Academic journal article Public Relations Journal

Cruise Company Handles Crisis by the Book

Academic journal article Public Relations Journal

Cruise Company Handles Crisis by the Book

Article excerpt

Crisis management preparedness means planning to deal with the unexpected before it occurs. Public relations practitioners who plan ahead hope they never have to put their plan into action. At Los angeles-based Crystal Cruises, the public relations director and the crisis management team managed a crisis by the book -- and found it worked.

At the center of the incident was the Crystal Harmony, a $200 million luxury liner put into service in June 1990. The 49,000-ton vessel is operated by Crystal Cruises, a wholly owned subsidiary of NYK Line, Inc. of Tokyo. The company markets primarily to the North American upscale leisure market.

On Monday, Oct. 1 at 7:15 p.m. Pacific time, Darlene Papalini, director, public relations, received a call at home. The caller was Douglas Duncan, senior vice president, sales. He told her that Captain Reidulf Maalen, commanding the Crystal Harmony, had just called by radio phone. He reported that a fire had broken out in the ship's auxiliary engine room at 7:32 p.m. Central time (5:32 p.m. Pacific time -- about an hour and a half earlier). No deaths or injuries occurred, but the ship was dead in the water, with only minimal emergency power. On board were 920 guests and 540 crew members. No other details were available.

Maalen had promised to call back as soon as he had more to report. In the meantime, all ship-to-shore communications were cut off so the telephone and fax were open for emergency communication.

Manual was prepared

Steps for handling the situation were all carefully detailed in the company's "Crisis Communications Manual," a 61-page document in a ring binder. It is divided into five categories, classified by type of emergency. The categories are: Trade -- an emergency such as a strike or a delayed sailing; Business Page -- publication of material considered to be bad press, such as unfavorable financial information, or a sale of the company; Shipboard -- a natural catastrophe such as a hurricane, or an accident such as the ship running aground; Media -- a bomb threat, fire or threat of the ship sinking; and International -- a terrorist or other attack. Steps for managing each emergency vary.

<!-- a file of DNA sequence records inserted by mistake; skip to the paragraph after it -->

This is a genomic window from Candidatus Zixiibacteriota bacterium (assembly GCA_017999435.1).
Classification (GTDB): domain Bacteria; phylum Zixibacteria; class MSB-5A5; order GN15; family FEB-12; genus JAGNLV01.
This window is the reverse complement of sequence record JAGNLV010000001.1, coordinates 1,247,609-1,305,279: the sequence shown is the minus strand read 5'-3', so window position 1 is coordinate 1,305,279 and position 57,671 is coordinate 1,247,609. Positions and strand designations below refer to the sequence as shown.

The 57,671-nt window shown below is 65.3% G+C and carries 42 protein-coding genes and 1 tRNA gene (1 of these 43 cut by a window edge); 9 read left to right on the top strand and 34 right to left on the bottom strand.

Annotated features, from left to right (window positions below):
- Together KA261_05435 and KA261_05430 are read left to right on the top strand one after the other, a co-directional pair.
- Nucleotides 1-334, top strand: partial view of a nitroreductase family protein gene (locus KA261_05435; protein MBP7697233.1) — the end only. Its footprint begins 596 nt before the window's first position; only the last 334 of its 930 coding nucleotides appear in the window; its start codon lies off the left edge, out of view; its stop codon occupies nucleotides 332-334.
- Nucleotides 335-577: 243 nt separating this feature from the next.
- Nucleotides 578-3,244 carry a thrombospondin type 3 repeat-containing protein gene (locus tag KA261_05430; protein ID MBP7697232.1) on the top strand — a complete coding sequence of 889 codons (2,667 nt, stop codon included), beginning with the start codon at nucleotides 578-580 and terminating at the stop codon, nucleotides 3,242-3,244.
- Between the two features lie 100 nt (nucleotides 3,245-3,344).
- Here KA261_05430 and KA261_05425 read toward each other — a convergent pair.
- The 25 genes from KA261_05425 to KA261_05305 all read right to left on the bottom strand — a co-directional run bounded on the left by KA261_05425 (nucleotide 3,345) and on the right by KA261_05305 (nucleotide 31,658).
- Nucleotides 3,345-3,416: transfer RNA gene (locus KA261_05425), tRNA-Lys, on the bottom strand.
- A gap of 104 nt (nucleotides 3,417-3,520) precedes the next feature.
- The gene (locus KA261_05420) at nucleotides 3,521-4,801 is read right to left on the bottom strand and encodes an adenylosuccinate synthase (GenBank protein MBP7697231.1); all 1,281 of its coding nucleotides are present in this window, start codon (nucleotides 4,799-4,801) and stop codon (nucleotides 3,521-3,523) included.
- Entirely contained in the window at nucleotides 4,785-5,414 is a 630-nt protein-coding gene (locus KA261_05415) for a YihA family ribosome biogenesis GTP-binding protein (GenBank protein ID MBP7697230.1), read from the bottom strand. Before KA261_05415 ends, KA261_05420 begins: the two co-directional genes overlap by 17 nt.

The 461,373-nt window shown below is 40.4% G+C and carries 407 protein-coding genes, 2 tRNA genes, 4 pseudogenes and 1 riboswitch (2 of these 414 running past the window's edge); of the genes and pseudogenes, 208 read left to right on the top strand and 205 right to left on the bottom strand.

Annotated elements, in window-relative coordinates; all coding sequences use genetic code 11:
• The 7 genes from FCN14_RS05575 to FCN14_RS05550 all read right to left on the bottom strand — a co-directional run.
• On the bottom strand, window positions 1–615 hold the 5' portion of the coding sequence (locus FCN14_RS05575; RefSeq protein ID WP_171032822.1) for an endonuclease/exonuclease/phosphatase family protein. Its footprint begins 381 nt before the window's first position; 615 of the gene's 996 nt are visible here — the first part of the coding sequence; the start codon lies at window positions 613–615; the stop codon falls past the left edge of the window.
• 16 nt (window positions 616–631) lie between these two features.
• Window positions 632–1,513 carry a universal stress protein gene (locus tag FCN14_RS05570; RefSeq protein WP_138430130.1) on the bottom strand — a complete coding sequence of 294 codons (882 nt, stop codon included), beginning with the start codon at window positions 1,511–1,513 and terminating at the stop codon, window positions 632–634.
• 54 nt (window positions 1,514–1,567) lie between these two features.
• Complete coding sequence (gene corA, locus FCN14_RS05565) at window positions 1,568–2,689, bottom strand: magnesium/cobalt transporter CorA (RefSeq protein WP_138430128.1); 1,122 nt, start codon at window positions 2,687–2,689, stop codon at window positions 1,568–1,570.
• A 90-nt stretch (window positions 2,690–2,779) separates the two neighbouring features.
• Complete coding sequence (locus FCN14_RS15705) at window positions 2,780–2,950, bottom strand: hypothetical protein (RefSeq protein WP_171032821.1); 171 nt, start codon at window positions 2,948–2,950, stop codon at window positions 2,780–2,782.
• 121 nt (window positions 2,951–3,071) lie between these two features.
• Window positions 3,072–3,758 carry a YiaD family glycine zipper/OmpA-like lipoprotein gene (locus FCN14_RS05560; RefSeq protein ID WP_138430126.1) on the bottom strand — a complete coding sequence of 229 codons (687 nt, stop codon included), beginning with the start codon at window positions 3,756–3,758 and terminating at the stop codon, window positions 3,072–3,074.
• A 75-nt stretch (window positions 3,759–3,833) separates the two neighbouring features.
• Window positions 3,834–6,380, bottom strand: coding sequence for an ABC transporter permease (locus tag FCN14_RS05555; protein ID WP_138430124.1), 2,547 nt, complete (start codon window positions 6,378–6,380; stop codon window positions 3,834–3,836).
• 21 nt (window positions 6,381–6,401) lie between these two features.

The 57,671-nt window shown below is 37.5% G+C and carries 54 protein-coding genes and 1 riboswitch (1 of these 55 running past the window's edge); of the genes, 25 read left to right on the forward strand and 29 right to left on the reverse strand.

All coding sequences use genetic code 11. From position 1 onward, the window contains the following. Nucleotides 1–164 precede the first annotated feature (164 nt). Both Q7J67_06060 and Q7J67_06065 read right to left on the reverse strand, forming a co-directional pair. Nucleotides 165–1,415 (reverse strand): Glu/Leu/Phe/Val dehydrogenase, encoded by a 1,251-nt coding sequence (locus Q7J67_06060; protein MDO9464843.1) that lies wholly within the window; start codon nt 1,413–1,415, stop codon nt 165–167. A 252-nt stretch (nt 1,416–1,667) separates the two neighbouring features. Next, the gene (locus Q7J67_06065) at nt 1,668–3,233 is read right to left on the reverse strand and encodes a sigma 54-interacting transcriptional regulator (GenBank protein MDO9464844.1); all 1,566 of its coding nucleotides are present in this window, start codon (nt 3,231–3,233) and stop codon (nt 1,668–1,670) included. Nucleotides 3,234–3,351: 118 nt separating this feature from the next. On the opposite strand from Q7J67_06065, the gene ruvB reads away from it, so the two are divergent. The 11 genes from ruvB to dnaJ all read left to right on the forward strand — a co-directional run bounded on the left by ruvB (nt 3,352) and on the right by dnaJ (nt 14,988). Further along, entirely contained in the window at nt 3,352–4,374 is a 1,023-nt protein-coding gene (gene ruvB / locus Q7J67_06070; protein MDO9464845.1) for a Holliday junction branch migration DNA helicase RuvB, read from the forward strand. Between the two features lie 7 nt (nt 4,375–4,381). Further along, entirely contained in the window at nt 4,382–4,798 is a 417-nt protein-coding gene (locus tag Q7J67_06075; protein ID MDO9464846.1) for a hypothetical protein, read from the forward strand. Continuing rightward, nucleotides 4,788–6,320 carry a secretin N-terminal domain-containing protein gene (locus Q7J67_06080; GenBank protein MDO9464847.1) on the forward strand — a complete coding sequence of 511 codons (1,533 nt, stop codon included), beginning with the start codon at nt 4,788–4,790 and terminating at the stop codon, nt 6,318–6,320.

A group of company executives were designated to be members of a Crisis Management Team (CMT). Each executive received two copies of the manual; one to be kept in the office, and one at home.

Top team members absent

The fire, which was confined to the engine room and caused no deaths, was classified as a shipboard crisis. Papalini knew the first step was to advise the CMT members. At the top of the list was the president of Crystal Cruises, Arthur A. Rodney, designated as chief company spokesman. Next came the five executive vice president: Arthur Sbarsky, senior vice president, marketing -- team coordinator and alterante company spokesperson; Douglas E. Duncan, senior vice president, sales -- alternate spokesman; Captain Ingar Engan, senior vice president, marine operations -- on-site coordinator; Gregg Michel, senior vice president, finance -- financial/legal liaison backup; and Misuhito Takahashi, senior vice president -- Japanese media liaison.

It was apparent to Papalini that the entire CMT would be needed. However, some of the team members were absent. The Crystal Harmony was in a normal sailing season pattern, so several members of the company's top management were traveling.

Rodney and Michel were somewhere over the Pacific Ocean en route to meetings with NYK in Tokyo. Sbarsky had been in Miami for meetings and was flying home. Captain Engan was out for the evening.

Corporate policy required at least one of the key CMT members to be in town at all times. This put Duncan in charge with Papalini as his primary backup. These backup designations were stated in the "Crisis Management Team Responsibilities" section of the crisis management plan.

Duncan and Papalini left messages for Engan and Sbarsky. …

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